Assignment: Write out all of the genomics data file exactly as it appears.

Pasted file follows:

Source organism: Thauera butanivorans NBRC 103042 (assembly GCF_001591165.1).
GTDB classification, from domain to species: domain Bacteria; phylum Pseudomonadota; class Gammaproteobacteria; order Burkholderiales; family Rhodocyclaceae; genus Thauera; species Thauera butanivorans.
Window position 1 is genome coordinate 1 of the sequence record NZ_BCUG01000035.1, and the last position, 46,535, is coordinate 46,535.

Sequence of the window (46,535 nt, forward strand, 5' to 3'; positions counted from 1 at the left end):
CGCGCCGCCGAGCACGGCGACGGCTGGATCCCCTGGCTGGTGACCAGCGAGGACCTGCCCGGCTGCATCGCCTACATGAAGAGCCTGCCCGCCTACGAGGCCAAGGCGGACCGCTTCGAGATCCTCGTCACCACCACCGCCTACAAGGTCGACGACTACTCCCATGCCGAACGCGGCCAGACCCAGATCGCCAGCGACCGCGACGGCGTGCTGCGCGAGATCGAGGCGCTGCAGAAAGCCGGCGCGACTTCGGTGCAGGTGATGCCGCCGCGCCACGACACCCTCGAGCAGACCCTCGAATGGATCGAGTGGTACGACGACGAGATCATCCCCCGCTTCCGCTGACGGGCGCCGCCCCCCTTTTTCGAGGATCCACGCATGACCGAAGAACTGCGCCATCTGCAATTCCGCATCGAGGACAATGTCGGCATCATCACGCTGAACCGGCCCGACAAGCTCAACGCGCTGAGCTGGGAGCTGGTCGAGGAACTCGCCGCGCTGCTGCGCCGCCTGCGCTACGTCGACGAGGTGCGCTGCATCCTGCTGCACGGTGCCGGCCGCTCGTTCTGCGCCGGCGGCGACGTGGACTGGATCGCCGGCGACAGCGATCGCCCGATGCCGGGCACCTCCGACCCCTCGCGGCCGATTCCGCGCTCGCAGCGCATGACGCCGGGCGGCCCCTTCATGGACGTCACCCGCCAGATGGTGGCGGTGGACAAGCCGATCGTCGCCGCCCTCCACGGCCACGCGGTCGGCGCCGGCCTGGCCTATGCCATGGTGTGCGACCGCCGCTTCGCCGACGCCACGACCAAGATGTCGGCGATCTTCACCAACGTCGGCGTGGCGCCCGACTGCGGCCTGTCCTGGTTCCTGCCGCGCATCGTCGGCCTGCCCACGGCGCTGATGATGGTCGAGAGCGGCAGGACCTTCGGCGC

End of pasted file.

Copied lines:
Source organism: Thauera butanivorans NBRC 103042 (assembly GCF_001591165.1).
GTDB classification, from domain to species: domain Bacteria; phylum Pseudomonadota; class Gammaproteobacteria; order Burkholderiales; family Rhodocyclaceae; genus Thauera; species Thauera butanivorans.
Window position 1 is genome coordinate 1 of the sequence record NZ_BCUG01000035.1, and the last position, 46,535, is coordinate 46,535.

Sequence of the window (46,535 nt, forward strand, 5' to 3'; positions counted from 1 at the left end):
CGCGCCGCCGAGCACGGCGACGGCTGGATCCCCTGGCTGGTGACCAGCGAGGACCTGCCCGGCTGCATCGCCTACATGAAGAGCCTGCCCGCCTACGAGGCCAAGGCGGACCGCTTCGAGATCCTCGTCACCACCACCGCCTACAAGGTCGACGACTACTCCCATGCCGAACGCGGCCAGACCCAGATCGCCAGCGACCGCGACGGCGTGCTGCGCGAGATCGAGGCGCTGCAGAAAGCCGGCGCGACTTCGGTGCAGGTGATGCCGCCGCGCCACGACACCCTCGAGCAGACCCTCGAATGGATCGAGTGGTACGACGACGAGATCATCCCCCGCTTCCGCTGACGGGCGCCGCCCCCCTTTTTCGAGGATCCACGCATGACCGAAGAACTGCGCCATCTGCAATTCCGCATCGAGGACAATGTCGGCATCATCACGCTGAACCGGCCCGACAAGCTCAACGCGCTGAGCTGGGAGCTGGTCGAGGAACTCGCCGCGCTGCTGCGCCGCCTGCGCTACGTCGACGAGGTGCGCTGCATCCTGCTGCACGGTGCCGGCCGCTCGTTCTGCGCCGGCGGCGACGTGGACTGGATCGCCGGCGACAGCGATCGCCCGATGCCGGGCACCTCCGACCCCTCGCGGCCGATTCCGCGCTCGCAGCGCATGACGCCGGGCGGCCCCTTCATGGACGTCACCCGCCAGATGGTGGCGGTGGACAAGCCGATCGTCGCCGCCCTCCACGGCCACGCGGTCGGCGCCGGCCTGGCCTATGCCATGGTGTGCGACCGCCGCTTCGCCGACGCCACGACCAAGATGTCGGCGATCTTCACCAACGTCGGCGTGGCGCCCGACTGCGGCCTGTCCTGGTTCCTGCCGCGCATCGTCGGCCTGCCCACGGCGCTGATGATGGTCGAGAGCGGCAGGACCTTCGGCGC